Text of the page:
Siri Controlled Arduino Using Ruby


This snippet of Hello World code lets [Nico Ritschel] turn the Pin 13 LED on his Arduino on and off using Siri, the voice-activated helper built into iPhones. The trick here is using the Ruby programming language to get Siri Proxy talking to Arduino via the USB connection. He calls the project siriproxy-arduino.

On one end of the hack resides SiriProxy, a package not approved by Apple which is capable of intercepting the Siri messages headed for Apple’s own servers. The messages are still relayed, but a copy of each is available for [Nico’s] own uses. On the other side of things he’s building on the work of [Austinbv’s] dino gem; a Ruby package that facilitates control of the Arduino. It includes a sketch that is uploaded to the Arduino board, opening up a Ruby API. The collection of code seen above defines the pin with the LED connected and then listens for a specific Siri commands to actuate it.

Take a look at [Nico’s] explanation of the module in the video after the break.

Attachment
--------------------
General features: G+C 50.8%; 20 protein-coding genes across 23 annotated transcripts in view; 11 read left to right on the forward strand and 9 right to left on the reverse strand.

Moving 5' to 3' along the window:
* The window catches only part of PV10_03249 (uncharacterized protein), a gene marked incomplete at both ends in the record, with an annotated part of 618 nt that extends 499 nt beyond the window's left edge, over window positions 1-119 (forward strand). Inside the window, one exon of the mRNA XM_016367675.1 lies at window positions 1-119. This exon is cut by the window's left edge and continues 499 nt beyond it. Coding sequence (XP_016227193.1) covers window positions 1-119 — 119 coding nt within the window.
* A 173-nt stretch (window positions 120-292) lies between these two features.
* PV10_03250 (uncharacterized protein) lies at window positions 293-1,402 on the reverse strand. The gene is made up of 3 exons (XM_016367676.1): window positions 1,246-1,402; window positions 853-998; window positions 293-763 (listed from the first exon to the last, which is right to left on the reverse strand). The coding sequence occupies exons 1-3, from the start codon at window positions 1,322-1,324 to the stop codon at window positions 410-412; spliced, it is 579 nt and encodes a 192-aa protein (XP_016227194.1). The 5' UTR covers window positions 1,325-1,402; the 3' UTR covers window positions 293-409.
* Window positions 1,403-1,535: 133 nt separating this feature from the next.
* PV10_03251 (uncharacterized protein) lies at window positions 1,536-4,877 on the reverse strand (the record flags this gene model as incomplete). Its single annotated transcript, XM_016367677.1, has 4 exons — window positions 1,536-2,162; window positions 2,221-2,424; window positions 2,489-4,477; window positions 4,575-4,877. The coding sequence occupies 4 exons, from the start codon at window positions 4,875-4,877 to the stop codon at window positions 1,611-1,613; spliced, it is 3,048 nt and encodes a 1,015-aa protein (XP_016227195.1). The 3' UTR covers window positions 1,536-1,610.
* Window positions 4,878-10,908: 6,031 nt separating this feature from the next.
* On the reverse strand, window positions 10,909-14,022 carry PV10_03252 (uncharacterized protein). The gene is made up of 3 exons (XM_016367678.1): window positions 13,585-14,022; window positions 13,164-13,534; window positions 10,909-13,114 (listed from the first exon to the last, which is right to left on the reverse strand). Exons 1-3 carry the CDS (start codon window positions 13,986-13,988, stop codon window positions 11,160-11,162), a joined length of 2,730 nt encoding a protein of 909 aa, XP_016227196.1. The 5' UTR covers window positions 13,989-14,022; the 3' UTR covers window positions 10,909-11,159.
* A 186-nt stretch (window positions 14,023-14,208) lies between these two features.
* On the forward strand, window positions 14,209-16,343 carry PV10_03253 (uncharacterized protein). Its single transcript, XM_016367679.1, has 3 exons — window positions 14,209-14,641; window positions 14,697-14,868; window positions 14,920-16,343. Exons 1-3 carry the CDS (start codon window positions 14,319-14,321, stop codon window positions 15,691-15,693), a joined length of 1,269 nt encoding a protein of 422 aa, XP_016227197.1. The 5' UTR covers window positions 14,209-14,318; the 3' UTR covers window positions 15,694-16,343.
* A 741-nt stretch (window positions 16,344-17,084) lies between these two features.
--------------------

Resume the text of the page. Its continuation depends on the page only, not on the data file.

7 thoughts on “Siri Controlled Arduino Using Ruby

  1. I’ve been working on this for a bit myself. I almost thought someone had found my github repo when I saw that code. I was lazy and had a dead bus pirate, so I just used the still-good ftdi chip and some relays in what is now known by my wife and I as “the pill bottle of terror.”

    Lately I’ve been waking up to lights as an alarm, and once I put these triacs on my desk to good use it should be a whole lot less jarring. Also, being bedroom lights— well, “wing-woman” just doesn’t seem like quite the right term, but hilarity will ensue.

  2. @Sparky:
    Do you have an article/project blog for your implementation? The best part about HaD links are the writings of the project creators, expressing how they overcame challenges throughout the process. Videos are generally expected but the documentation and story behind the video is key.

    1. That’s a really good point and something I hope to improve on this year, some of my documentation plain sucks and others are spread around between github repo, blog and other places. Thanks for the feedback Josh! You cans find some more info on my github.

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